Testing structural foam sandwiches

The shell of the center section is made of a honey comb sandwich. Very stiff and still light, however, very work intensive: The core has to be cemented to the face sheets and the inner face sheet has to be installed in a geled state. This is not a problem, when the shell is only a couple of square centimeters large, but gets really involved when it’s several square meters. That’s why we want to make the next shells with structural foam cores. At least one step less is needed to produce a good sandwich.

Large unsupported shells tend to buckle when a certain critical shear stress is exceeded. Buckling does not mean automatically failure, but can be avoided by properly choosing the flexural stiffness of the shell. Usually the stiffness is estimated from old measurements conducted by Idaflieg in the 1980’s. Those values are fine, but they were not measured in sandwiches and they certainly do not consider how well or bad we realize the sandwich. This is why I prefer making own test specimens and measuring the mechanical properties myself.

The flexural stiffness D depends strongly on thickness of the shell (to the power of three). The cores differ slightly in thickness, so that comparing directly D is not meaningfull. This is why it is better to consider the effective elastic modulus of the face sheets. Having this modulus, the thickness can be chosen so that the necessary flexural stiffness is achieved.

The diversity of materials is high: PVC, PMI, carbon, glass, aramid, etc. There are also many epoxy resins. We decided, thus, to test several mixtures. Once we started, we took it very seriously and have tested four different core materials, over five different face sheets and three core shapes:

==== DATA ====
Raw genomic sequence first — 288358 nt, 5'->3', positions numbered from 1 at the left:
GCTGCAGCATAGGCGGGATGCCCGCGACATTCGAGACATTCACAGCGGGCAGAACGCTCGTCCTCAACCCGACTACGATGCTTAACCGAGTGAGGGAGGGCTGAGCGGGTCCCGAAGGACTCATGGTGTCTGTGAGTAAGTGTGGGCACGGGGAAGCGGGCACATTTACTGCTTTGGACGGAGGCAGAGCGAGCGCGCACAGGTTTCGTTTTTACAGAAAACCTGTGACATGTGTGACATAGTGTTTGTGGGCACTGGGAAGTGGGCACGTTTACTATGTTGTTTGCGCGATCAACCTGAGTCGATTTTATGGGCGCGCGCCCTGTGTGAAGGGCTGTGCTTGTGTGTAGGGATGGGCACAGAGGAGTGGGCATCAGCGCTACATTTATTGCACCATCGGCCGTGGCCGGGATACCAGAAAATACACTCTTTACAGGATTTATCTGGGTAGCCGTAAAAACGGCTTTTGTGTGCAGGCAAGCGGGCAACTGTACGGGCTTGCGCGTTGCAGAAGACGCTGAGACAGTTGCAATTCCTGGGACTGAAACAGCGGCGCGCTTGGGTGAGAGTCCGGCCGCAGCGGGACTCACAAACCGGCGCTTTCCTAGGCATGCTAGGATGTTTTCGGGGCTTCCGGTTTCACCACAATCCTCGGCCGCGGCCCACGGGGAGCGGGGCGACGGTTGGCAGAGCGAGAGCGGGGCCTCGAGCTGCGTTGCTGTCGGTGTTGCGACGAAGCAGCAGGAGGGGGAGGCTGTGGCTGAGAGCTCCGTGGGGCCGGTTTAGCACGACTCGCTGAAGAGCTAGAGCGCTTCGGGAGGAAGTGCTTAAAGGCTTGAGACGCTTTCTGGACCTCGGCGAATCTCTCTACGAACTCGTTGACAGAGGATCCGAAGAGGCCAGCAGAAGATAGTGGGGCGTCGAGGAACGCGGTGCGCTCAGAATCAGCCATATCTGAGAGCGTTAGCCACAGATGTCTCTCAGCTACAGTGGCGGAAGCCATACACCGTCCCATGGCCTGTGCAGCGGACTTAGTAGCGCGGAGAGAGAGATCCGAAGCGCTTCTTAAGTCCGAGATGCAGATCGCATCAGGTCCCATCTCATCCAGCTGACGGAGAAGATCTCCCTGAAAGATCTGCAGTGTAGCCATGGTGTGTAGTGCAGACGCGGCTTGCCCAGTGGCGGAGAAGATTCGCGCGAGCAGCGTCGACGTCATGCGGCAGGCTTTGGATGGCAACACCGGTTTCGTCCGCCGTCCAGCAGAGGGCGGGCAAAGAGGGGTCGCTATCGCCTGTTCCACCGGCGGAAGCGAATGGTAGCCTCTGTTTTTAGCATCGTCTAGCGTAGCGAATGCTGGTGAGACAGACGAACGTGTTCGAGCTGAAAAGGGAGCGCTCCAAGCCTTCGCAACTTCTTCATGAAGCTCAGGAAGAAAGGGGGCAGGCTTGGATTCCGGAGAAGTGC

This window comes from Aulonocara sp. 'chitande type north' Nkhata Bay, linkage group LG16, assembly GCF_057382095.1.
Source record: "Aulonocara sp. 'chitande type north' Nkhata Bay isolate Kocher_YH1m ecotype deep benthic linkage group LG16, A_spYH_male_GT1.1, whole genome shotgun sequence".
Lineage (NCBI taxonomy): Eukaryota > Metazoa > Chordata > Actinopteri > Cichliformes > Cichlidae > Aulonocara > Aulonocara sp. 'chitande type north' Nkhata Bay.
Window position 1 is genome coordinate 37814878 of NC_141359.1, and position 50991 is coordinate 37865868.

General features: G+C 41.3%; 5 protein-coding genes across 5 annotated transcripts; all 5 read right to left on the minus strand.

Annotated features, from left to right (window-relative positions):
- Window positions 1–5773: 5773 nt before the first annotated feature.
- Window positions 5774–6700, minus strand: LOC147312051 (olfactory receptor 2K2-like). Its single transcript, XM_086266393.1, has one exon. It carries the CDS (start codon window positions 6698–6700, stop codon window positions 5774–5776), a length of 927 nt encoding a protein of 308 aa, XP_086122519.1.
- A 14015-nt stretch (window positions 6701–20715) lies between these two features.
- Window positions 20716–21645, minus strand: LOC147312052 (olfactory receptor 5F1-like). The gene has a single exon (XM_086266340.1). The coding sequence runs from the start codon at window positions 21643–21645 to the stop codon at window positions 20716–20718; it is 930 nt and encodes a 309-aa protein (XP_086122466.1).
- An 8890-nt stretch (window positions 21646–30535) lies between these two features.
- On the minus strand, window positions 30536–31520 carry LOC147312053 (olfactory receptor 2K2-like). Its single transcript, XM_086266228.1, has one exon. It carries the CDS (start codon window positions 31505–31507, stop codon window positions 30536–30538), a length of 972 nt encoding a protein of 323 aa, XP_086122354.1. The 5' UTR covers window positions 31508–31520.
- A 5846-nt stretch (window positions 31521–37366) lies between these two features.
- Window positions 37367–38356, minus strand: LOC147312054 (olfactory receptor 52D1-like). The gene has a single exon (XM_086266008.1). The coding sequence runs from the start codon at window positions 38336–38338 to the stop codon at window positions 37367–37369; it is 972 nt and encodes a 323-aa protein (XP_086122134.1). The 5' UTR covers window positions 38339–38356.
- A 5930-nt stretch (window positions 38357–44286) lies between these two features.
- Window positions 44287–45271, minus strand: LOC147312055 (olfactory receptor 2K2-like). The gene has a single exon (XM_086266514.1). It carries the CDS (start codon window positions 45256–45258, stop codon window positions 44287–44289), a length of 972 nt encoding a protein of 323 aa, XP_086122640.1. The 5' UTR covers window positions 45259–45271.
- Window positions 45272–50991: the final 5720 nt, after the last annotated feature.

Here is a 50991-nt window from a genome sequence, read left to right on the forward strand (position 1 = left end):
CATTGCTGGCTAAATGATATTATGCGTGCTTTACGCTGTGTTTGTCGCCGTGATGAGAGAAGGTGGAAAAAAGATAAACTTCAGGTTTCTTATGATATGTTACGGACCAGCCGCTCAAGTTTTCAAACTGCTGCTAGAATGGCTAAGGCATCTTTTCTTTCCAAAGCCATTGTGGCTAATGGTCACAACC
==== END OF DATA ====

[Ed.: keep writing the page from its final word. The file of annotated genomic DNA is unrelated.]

P1110391_m

The measurement setup follows Herbert Funke’s approach: The shell is used to seal a vacuum chamber and the pressure difference creates a uniform load. The maximum displacement allows to estimate the flexural stiffness of the plate and the shear modulus of the core. Weight and fiber volume fractions are determined by weighting the raw materials.

In theory the displacement should depend linearly on the pressure difference. Our measurments show that up to a neglible non-linear deviation this is true:

Stiffness is mostly determined by the slopes of the above curves. The flatter the better. The test specimens differ in weight and in achieved effective modulus. We are still evaluating different core materials. So far, we’ve made test specimens for the following foams:

  • AIREX® C70.55
  • ROHACELL® 51 HERO
  • ROHACELL® 31 IG-F
  • ROHACELL® 51 RIMA

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PVC foams (AIREX®) can uptake quite some energy and have consequently a high strength, while PMI foams (ROHACELL®) tend to be stiffer but somewhat more brittle. This is in particular true for the 31 IG-F. Evonik has invested research into creating a strong PMI foam, which is equally good as aramid honey comb. HERO is the result of this research and it aims mainly to fullfil the requirements of aerospace industry. RIMA is a small cell sized foam with very low resin uptake designed specifically for vacuum resin infusion. The specs show a very reasonable strength and being an industrial non-approved material, the price should be much lower than for HERO. Thanks to Evonik, we got some samples. They are ready to be measured.

AIREX® is compared to ROHACELL® cheaper.  So why not taking AIREX? ROHACELL is lighter with equal mechanical properties and the quality of the foaming is much better. All sheets of C70.55 we’ve purchased have imperfections, which can be of substantial size:

P1110370_m

We have not fnished our evaluation and have not decided which structural foam to use. Both AIREX and ROHACELL are still in…

One thought on “Testing structural foam sandwiches

  1. Pingback: Cabin’s shell | hortenmicrolight

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